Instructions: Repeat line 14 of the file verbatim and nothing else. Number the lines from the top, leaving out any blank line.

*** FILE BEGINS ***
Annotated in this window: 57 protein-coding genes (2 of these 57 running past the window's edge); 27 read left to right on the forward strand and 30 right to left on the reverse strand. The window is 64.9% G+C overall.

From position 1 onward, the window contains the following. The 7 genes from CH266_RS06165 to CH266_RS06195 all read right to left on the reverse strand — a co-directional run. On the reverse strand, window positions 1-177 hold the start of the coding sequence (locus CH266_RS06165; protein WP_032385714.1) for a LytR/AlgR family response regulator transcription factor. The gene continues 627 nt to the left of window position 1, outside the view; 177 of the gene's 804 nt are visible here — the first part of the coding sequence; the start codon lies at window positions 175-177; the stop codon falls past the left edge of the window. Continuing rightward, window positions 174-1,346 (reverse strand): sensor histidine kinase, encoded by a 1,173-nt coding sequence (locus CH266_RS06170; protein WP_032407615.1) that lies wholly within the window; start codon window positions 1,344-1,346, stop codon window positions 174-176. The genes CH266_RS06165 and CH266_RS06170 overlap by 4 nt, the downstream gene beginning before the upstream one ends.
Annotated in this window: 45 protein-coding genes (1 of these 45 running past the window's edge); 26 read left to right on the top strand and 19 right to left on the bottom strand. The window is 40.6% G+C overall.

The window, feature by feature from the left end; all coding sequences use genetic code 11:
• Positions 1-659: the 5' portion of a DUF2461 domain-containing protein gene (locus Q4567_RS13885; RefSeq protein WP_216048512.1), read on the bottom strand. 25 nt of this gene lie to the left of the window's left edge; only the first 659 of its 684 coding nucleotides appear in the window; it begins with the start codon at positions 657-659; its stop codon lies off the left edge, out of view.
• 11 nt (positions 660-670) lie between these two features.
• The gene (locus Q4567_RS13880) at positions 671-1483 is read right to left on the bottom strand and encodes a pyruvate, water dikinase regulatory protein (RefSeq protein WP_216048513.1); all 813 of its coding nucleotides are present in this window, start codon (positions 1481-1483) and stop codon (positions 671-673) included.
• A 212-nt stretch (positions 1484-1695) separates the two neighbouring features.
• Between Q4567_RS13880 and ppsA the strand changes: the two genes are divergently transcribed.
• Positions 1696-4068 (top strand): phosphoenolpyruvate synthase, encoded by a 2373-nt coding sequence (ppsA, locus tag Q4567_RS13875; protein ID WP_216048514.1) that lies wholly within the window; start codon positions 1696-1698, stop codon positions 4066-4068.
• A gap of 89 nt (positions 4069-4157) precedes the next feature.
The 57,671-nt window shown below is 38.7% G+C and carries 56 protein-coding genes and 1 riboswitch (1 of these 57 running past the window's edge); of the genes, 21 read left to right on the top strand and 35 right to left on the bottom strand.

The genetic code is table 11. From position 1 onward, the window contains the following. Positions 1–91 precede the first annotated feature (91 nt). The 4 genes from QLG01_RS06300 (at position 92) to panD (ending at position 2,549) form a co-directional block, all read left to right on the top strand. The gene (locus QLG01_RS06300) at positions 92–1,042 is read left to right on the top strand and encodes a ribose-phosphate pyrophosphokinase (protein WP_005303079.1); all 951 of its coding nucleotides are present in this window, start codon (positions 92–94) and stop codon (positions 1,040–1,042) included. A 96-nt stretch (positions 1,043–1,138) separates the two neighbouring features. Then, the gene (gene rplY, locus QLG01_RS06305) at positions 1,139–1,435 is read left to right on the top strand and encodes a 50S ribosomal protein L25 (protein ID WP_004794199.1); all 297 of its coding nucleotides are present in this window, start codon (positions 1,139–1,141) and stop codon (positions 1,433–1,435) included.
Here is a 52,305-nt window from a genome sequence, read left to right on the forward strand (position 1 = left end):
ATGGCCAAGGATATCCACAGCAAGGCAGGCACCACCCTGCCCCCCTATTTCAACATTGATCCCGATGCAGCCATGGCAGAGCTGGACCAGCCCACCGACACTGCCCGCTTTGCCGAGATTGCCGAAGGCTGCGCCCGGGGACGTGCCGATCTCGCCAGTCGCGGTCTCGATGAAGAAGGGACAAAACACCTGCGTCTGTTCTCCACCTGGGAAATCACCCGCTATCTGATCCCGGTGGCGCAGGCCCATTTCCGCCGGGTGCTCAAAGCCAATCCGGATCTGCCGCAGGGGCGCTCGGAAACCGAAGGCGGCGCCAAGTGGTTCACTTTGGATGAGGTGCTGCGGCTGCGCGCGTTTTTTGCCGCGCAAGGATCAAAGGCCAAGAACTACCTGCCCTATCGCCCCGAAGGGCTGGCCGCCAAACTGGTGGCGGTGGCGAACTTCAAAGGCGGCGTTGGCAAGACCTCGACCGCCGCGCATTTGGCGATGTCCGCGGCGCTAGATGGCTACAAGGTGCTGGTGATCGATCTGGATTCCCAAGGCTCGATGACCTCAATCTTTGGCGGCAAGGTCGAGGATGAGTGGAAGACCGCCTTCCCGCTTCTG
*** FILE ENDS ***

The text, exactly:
Here is a 52,305-nt window from a genome sequence, read left to right on the forward strand (position 1 = left end):